I started the Campaign for Daniel’s Law in August 2013, in shock and horror at the suffering four-year-old Daniel Pelka endured over an extended period of time – in spite of the fact that he was in regular contact with professional staff, with a ‘duty of care’ for his well-being.
Within weeks, I had secured 50,000 signatures in support of the mandatory reporting of child abuse by professional staff and I travelled to London on September 16th to deliver my petition to Downing Street, one day ahead of the publication of Daniel’s Serious Case Review. Although some warned me against anticipating the content of that important report, I was absolutely convinced that the failure of school staff to help Daniel would be highlighted i.e. their repeated failure to report Daniel’s countless visible injuries and his painful emaciation over a period of months.
On September 17th, the findings of Daniel’s Serious Case Review supported my position. Report author Ron Lock observed that ‘such mandatory reporting laws as already exist in other countries may have given staff at Daniel’s school the confidence to report’.
There was a flurry of media interest across the week, with Children’s Minister Edward Timpson clinging to the groundless assertion that existing ‘statutory guidance’ (nonsense in itself – ‘guidance’ cannot be ‘statutory’) was ‘crystal clear’ i.e. that staff ‘should’ report. Government bluntly refused to debate the issue or to acknowledge that the introduction of appropriate legislation would provide clear instruction and remove any element of perceived choice for staff confronted with child abuse and considering reporting. For us to have confidence in the system, the word ‘should’ report needs to become ‘must’ report – and this instruction must then be underpinned by law.
In the last year, the media has highlighted numerous cases which further highlight the need for mandatory reporting – Savile, Caldicott and Cyril Smith are some of the most high profile; furthermore, there are two national child abuse enquiries currently on-going. Regionally, Coventry Council has done all it can to push mandatory reporting forward for national debate and is proactively revising child protection in all of its schools to take reporting in schools as far as possible without government legislation. Coventry Council is also recruiting an additional 50 social workers to help bolster its child protection resource – its campaign has come under fire because advertising features Daniel’s name, alongside images which are designed to provoke an emotional reaction. ‘Do it for Daniel’ is certainly bold, but rightly so – what more powerful call could there be to protect vulnerable children in Coventry? Daniel’s story must remain positioned firmly in the public domain until we have the laws we need to protect other vulnerable children and to support staff to report abuse.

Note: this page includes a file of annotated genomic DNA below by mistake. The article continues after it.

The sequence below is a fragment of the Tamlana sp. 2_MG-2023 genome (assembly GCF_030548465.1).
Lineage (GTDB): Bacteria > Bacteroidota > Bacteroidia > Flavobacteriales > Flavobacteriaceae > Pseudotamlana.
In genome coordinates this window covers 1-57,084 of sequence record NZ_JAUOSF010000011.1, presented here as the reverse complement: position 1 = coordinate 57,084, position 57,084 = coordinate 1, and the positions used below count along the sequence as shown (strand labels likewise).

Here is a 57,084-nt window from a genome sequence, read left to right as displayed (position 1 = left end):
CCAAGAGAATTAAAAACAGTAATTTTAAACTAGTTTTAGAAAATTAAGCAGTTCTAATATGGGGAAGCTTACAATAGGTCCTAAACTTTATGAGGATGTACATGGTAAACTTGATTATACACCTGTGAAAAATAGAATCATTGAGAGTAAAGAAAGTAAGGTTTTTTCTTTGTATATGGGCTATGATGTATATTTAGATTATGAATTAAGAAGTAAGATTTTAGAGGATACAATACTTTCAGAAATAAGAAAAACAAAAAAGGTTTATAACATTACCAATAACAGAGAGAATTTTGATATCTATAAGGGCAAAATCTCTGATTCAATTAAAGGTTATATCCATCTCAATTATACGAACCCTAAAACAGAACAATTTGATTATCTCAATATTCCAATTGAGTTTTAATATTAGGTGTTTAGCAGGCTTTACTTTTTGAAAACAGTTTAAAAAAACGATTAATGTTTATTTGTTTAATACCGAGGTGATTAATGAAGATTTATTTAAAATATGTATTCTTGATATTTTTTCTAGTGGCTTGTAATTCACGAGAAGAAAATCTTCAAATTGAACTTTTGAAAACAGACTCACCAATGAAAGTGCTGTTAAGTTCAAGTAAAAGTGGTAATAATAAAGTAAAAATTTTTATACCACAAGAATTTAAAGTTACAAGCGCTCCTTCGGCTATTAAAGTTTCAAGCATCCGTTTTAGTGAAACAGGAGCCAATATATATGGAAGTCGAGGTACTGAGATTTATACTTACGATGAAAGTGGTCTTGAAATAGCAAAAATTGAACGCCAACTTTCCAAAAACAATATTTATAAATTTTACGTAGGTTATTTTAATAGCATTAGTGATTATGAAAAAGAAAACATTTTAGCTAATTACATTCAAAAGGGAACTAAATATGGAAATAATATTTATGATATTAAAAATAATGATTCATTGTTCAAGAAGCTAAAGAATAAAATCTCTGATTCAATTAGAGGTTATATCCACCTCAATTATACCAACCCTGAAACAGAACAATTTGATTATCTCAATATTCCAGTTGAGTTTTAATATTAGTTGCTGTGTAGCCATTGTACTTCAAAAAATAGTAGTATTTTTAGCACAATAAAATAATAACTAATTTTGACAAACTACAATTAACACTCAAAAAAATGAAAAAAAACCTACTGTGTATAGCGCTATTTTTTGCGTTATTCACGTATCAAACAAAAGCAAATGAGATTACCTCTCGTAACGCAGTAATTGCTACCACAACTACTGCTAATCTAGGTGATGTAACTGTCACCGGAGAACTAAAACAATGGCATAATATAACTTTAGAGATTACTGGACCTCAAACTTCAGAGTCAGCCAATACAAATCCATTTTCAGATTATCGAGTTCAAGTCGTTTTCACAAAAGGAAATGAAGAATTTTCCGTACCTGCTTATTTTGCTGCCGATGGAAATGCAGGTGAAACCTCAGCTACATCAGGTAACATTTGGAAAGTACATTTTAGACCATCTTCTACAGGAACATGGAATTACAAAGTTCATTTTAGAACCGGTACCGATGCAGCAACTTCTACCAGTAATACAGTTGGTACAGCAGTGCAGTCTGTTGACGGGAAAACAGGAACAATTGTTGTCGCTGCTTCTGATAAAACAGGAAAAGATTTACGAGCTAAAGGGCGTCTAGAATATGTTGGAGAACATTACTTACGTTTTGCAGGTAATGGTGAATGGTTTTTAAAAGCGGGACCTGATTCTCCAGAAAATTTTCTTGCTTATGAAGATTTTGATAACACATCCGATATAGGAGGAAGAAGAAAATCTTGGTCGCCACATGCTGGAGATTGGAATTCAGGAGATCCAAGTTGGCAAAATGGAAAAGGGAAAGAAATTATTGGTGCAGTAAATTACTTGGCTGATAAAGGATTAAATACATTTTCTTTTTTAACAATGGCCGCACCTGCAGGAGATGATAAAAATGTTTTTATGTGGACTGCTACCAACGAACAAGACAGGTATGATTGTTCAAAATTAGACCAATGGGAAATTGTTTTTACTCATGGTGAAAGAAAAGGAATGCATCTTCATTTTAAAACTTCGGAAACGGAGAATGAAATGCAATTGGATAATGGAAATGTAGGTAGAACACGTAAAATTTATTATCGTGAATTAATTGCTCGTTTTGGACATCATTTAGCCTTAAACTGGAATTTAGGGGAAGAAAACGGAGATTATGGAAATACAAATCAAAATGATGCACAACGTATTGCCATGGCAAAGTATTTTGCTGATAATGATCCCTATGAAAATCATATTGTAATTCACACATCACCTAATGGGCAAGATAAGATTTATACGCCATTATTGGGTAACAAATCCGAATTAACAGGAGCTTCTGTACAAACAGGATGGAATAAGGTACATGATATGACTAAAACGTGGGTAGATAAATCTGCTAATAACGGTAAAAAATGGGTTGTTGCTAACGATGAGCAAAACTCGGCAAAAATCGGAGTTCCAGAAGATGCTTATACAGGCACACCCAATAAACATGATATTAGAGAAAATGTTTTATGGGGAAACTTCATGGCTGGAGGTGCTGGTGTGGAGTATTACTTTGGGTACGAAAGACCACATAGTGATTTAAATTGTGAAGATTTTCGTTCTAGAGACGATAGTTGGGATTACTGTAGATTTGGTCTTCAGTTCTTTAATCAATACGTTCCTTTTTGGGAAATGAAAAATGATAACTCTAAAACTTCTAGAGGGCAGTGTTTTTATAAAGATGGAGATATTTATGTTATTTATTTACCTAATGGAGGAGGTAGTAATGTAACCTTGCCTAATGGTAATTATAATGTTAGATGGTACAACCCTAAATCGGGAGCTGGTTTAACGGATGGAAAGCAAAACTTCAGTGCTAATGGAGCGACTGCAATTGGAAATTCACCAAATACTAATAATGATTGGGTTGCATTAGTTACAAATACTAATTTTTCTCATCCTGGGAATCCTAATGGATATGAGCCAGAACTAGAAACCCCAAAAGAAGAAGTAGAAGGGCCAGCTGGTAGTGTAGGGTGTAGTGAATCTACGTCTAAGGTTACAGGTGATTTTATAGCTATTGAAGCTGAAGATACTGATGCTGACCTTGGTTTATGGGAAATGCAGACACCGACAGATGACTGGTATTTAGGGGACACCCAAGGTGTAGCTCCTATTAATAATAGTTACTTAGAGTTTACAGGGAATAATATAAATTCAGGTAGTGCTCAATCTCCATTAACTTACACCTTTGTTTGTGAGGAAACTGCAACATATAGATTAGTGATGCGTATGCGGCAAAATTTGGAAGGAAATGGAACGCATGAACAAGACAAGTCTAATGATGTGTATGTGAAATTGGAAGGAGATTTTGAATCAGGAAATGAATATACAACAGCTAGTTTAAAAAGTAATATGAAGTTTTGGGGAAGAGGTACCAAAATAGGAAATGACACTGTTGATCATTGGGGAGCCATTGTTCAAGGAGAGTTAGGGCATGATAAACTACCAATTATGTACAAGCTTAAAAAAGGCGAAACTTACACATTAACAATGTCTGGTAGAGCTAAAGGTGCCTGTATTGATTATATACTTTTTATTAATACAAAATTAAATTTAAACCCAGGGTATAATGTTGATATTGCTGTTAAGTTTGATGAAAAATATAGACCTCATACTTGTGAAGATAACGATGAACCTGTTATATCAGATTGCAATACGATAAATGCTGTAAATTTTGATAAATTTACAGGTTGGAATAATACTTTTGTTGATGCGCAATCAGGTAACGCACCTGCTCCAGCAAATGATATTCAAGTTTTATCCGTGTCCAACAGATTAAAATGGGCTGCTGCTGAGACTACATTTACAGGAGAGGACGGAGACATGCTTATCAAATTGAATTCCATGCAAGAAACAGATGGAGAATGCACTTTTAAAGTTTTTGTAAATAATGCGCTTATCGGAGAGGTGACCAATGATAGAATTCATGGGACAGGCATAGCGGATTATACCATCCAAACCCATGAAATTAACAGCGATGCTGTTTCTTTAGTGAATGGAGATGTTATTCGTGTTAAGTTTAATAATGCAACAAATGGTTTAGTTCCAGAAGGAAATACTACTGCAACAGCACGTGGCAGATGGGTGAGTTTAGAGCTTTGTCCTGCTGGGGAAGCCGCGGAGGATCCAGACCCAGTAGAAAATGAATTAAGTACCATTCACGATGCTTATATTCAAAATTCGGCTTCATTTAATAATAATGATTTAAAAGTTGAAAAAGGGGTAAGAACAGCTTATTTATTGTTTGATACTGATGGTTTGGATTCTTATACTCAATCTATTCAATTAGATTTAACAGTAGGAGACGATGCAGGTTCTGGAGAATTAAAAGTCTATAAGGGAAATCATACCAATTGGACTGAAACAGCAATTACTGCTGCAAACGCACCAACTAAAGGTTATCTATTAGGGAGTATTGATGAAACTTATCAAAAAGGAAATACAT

The scale of nationwide abuse currently under investigation in settings including hospitals, boarding schools and children’s homes clearly shows that the current system isn’t protecting children as it should. As we set out on the road to the next General Election, it will be interesting to observe how each party handles growing public pressure for the introduction of mandatory reporting – an initiative which will require significant investment and supporting infrastructure.